Excerpt from the Introduction

 The cross alone is our theology.
-Martin Luther
 

No one was saved by the execution of Jesus.
-Rebecca Parker

Participants in Christian community cannot avoid the bloodied body of Jesus hanging from a cross. But what significance does the cross have for Christians today? Contemporary theology plays host to a chorus of voices calling for an accounting of the church’s long history of using the cross of Christ to inflict suffering upon the innocent. From blaming the Jews for Jesus’s death to the Crusades to invoking the cross as justification for the silent suffering of women, Christianity must confront the ways in which its theology and practices glorify and even cause undeserved suffering.

Among the alleged perpetrators littering the historical Christian landscape, few loom as large as the reformers of sixteenth-century Europe, those fathers of Protestantism obsessed with God’s harsh wrath and judgment on deservedly damned human beings. Indeed, we need not wade far into the writings of reformer Martin Luther before we become submerged in what author Kathleen Norris calls the “scary vocabulary” of Christian speech. When heard with twenty-first century ears, much of what Luther says and how he says it offends modern sensibilities: that the sinner must be slain by the cross of Christ, that to be a Christian is to have to suffer, that a sinner must be humiliated by God in order to be made righteous. Does speaking rightly about God today demand that we abandon the theologizing of bygone thinkers like Luther?

Feminist and other contemporary theologians proclaim that speaking rightly of God requires radical reform of traditional theologies like Luther’s. That theology is contextual has become a central claim in current theological parlance, and Luther’s own admonitions on wrath, sin, and guilt add real insult to real injury when to those whose lives bear the marks of real crucifixions. Even more pointedly, traditional theories of atonement and theologies of the cross have come under attack by feminists and others who work to unmask these theologies’ damage to the wounded, the vulnerable, and the oppressed. Where is the good news preached to the victimized? The responsibility for such oppression and suffering is being laid at the feet of traditional Christian patriarchy, of which Luther is a card-carrying member. Cries for reform rise up, and they deserve a hearing.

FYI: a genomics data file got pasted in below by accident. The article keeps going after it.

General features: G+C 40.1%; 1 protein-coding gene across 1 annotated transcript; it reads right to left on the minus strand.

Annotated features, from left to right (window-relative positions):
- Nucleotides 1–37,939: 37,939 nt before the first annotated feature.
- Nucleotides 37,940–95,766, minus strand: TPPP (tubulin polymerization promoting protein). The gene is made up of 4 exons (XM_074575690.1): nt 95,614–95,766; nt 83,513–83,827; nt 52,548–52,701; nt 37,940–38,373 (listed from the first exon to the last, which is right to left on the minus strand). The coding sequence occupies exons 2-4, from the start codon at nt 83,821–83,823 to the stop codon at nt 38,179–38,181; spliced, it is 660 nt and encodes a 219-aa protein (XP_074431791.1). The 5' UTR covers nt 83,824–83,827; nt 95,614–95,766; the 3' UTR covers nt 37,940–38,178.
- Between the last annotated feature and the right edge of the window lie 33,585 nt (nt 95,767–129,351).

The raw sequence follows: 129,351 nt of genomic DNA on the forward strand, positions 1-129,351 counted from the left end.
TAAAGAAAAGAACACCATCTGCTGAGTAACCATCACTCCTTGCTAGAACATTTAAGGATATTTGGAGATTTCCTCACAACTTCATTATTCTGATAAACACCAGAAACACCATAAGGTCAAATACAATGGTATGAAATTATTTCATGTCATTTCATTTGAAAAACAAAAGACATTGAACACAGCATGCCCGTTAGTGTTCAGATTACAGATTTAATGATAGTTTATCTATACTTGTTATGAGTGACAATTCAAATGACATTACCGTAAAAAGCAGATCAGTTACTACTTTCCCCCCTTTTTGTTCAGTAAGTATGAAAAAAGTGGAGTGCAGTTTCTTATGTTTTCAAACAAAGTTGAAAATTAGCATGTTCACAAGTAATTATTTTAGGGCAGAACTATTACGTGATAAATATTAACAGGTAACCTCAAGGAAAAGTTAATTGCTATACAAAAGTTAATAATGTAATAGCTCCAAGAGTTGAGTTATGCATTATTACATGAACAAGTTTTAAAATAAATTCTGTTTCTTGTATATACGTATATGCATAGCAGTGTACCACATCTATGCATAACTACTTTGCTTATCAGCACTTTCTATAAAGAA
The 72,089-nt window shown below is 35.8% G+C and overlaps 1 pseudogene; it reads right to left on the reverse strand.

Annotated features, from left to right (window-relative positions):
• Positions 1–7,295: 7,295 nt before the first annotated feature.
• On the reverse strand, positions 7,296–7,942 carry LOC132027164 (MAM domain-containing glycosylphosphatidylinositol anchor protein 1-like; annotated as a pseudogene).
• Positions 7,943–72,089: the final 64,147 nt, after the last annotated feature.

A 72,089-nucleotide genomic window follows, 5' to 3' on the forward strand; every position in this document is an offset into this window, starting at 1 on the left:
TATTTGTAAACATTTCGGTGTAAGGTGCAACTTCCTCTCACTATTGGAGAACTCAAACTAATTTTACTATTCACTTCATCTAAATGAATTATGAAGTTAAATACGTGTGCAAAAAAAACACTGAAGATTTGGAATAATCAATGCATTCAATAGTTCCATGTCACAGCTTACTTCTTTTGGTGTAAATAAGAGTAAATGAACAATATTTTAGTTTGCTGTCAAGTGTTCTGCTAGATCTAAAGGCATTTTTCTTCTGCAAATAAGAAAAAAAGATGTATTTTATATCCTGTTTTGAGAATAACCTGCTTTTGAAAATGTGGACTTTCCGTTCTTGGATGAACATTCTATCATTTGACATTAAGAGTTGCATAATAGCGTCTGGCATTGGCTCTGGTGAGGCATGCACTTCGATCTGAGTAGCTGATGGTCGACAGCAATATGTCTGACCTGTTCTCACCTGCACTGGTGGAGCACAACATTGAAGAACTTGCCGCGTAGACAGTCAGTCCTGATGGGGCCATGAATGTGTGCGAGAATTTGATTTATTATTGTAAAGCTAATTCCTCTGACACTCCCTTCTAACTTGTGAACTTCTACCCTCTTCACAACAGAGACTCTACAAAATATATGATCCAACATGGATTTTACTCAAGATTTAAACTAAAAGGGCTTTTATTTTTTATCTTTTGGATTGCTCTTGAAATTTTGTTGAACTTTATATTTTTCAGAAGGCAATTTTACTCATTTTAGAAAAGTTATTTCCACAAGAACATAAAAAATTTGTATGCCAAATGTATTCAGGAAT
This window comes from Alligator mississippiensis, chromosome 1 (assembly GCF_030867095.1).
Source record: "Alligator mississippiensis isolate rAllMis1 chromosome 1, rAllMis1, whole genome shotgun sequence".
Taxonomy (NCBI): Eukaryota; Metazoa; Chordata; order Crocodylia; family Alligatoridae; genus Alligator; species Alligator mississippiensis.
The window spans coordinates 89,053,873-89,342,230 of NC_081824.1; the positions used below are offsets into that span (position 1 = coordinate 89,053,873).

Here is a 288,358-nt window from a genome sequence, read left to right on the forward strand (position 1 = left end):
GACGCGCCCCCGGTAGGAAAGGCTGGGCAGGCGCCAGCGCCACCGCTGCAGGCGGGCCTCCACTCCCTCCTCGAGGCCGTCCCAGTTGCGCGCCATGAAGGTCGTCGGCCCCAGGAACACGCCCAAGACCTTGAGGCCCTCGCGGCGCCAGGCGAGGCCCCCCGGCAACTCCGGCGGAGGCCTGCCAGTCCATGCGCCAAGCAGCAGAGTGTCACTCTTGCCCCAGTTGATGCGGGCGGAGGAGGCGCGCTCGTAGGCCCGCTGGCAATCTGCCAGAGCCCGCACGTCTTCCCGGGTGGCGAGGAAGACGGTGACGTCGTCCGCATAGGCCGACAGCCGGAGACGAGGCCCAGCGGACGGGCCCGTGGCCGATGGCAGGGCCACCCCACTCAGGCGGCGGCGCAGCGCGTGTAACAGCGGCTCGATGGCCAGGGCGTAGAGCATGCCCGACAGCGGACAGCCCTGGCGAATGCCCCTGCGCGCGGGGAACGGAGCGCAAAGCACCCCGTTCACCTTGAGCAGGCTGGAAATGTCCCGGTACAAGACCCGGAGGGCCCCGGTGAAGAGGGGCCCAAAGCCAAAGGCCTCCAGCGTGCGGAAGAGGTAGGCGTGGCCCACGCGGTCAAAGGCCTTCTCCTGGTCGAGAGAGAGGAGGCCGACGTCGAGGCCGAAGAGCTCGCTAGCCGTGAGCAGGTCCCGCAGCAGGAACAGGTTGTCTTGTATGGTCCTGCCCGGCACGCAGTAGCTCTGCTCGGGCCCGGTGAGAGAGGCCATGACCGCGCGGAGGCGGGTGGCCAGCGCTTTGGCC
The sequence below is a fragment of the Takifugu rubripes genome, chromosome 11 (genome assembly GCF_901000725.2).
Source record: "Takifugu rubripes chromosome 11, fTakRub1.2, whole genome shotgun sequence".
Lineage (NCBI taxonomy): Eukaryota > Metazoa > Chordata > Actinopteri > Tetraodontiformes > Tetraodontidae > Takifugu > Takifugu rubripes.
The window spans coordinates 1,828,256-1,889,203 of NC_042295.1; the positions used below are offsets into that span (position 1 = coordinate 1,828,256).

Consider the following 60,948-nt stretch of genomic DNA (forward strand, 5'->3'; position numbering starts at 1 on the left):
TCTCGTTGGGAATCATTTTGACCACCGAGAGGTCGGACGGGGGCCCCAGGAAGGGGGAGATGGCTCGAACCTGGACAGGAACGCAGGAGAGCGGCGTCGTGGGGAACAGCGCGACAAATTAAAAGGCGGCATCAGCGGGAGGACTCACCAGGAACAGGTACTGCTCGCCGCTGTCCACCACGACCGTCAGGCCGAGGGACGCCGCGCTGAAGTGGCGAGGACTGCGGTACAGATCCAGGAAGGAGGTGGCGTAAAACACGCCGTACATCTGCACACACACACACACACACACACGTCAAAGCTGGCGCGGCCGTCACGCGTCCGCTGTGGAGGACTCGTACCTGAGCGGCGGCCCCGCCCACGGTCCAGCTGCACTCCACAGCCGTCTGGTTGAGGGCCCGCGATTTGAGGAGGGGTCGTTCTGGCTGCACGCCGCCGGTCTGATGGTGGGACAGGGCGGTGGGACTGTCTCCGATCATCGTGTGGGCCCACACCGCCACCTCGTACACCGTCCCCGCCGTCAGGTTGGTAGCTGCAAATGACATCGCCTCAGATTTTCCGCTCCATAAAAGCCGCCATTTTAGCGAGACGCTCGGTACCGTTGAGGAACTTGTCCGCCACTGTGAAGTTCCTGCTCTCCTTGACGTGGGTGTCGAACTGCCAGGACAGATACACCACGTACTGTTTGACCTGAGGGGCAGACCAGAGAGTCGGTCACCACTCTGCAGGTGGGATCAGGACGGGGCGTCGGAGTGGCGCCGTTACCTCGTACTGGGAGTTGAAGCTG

But cries of reform also rose up five hundred years ago from the mouth and pen of Luther over the oppressive theology and church practices of his own day. Theologians of his day, Luther proclaimed, had bypassed the cross of Christ. They were following instead glory theologies that traced disingenuous paths to God, path controlled by religious decrees of the seemingly all-powerful church. A theology of glory, according to Luther, declared salvation attainable through human effort, effectively painting a false picture of humanity’s stance before God. Diametrically opposed to any theology that called good evil and evil good, Luther glimpsed an alternative reality through the cross of Christ, an alternative vision of what counted as authority, wisdom, and salvation. While Luther is often critiqued for separating the material from the spiritual and thereby severing his theology from ethics, I argue that when his theology is investigated alongside his concrete attempts at living it, we find a Luther passionately concerned with the material condition of the peasants he viewed as oppressed by the corrupt ecclesial institutions of the day. What Luther accomplished in his Reformation was nothing less than a new way of perceiving church, theology, and the Christian’s role in society. By reasserting the cross’s primacy in Christian speech and practice, Luther destabilized an entire tradition and attacked the institutions that lay claim to the hearts, minds, and souls of medieval Christians.

Thus there exists a divide. Luther stands on one side; feminists and many other contemporary theologians stand on the other, separated not only by centuries but also by commitments. Here I stand, confessing allegiance to both Luther’s cross-centered vision and to feminists’ vision of theology free from debilitating sexism. As a female theologian trained in the late twentieth century, I credit my feminist predecessors for having given me voice, for fighting for my right to claim my identity as “theologian.” My feminist foremothers opened doors to the future, allowing me to experience not only women in church pulpits but also a religious tradition confessing and slowly breaking from its legacy of harm against women and other outside its traditional hierarchy of power. At the same time, however, I continue to be claimed by my heritage as a Lutheran, raised on a theology of the cross that never lets me forget my chronic disposition to sin, the inevitability of suffering, and God’s saving work through the cross and resurrection of Christ. Is it possible to claim both feminism and Luther? Is that divide that separates them crossable?